|The cartilages of the larynx.|
|Gray's||subject #236 1073|
|Precursor||4th and 6th branchial arch|
It is composed of two plate-like laminae that fuse on the anterior side of the cartilage to form a peak, called the laryngeal prominence. This prominence is often referred to as the "pomus Adami" or "Adam's apple". The laryngeal prominence is more prominent in adult male than female because of the difference in the size of the angle: 90° in male and 120° in female.
The lip of the thyroid cartilage just superior to the laryngeal prominence is called the superior thyroid notch, while the notch inferior to the thyroid angle is called the inferior thyroid notch.
Layers and articulations
The two laminae that make up the main lateral, surfaces of the thyroid cartilage extend obliquely to cover either side of the trachea. The oblique line marks the superior lateral borders of the thyroid gland.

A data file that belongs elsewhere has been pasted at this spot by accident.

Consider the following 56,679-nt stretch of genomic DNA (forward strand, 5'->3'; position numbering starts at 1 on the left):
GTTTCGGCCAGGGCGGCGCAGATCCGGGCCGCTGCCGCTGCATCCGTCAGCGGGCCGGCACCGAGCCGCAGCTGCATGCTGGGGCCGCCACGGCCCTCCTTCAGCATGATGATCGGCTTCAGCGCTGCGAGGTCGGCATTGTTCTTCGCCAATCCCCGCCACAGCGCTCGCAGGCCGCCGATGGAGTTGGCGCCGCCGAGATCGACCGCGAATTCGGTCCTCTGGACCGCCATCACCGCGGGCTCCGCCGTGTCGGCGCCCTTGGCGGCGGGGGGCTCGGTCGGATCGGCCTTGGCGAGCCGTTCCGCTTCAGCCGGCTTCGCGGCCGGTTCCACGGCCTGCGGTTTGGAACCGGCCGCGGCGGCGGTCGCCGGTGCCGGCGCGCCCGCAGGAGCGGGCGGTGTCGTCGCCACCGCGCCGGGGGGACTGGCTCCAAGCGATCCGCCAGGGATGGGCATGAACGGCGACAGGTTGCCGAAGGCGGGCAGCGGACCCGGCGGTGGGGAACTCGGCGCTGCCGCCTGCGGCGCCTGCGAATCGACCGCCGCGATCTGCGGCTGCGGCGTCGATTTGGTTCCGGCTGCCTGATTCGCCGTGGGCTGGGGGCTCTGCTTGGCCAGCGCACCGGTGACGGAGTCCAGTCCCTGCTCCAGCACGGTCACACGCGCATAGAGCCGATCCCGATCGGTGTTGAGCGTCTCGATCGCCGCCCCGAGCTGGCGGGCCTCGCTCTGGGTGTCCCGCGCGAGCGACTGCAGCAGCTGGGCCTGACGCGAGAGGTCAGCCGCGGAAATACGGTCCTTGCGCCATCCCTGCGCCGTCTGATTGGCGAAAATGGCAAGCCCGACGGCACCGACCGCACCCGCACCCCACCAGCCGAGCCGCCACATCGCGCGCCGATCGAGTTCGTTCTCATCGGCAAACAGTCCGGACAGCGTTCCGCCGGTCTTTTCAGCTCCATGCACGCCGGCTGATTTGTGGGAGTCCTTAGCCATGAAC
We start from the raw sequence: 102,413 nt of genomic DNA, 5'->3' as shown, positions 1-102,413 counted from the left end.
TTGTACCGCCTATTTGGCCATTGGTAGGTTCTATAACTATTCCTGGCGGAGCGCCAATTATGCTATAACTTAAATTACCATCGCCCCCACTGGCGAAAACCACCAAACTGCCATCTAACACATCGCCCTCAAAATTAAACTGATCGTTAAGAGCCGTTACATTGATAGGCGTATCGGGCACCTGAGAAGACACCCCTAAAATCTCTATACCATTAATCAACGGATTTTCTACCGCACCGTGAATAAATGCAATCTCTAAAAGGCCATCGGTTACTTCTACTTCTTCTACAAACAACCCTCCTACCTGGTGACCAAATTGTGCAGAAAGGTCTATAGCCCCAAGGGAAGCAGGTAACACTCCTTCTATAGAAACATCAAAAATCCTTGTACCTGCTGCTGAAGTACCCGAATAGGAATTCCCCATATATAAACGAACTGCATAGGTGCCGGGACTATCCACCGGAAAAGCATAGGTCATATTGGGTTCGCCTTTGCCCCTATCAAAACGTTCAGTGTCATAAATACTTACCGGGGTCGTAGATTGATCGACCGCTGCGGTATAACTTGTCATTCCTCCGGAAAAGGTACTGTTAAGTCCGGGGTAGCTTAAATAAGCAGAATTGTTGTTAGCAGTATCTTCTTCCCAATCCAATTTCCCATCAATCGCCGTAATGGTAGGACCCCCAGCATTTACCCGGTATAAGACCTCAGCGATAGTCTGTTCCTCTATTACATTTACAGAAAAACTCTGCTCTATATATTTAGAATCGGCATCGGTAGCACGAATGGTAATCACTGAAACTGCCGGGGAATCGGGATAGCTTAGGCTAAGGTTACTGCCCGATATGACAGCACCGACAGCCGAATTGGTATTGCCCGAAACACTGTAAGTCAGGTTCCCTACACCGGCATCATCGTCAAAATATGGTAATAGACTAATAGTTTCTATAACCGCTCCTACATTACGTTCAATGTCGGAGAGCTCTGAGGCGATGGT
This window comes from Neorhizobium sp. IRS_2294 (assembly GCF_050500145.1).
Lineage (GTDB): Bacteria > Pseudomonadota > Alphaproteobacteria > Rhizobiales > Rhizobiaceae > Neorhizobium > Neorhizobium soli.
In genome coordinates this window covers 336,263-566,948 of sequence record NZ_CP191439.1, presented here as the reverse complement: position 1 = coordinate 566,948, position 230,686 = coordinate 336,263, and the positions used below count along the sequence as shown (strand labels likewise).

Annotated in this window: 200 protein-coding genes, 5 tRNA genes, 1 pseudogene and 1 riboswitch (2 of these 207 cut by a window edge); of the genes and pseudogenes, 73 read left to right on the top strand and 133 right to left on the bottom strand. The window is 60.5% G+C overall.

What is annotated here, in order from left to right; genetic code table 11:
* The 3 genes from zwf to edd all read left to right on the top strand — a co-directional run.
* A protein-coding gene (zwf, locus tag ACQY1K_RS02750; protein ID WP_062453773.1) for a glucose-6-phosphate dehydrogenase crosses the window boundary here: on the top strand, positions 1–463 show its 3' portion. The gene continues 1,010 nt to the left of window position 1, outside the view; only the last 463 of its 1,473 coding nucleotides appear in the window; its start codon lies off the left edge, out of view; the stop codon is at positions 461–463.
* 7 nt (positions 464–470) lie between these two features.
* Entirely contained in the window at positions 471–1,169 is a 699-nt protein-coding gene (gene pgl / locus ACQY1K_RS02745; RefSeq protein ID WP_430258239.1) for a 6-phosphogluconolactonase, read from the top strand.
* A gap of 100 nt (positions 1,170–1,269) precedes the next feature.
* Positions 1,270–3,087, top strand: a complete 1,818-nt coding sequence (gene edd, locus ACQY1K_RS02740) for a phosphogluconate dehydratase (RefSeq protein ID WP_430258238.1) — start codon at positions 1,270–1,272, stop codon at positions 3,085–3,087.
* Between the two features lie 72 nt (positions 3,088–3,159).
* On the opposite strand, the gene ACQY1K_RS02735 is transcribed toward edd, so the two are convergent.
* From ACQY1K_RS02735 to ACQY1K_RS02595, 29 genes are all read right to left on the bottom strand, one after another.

The thyroid cartilage forms the bulk of the anterior wall of the larynx, and serves to protect the vocal folds ("vocal cords"), which are located directly behind it.
Changing the angle of the thyroid cartilage relative to the cricoid cartilage changes the pitch.
It also serves as an attachment for several laryngeal muscles.
- Thyroid+cartilage at eMedicine Dictionary
- lesson11 at The Anatomy Lesson by Wesley Norman (Georgetown University) (larynxsagsect)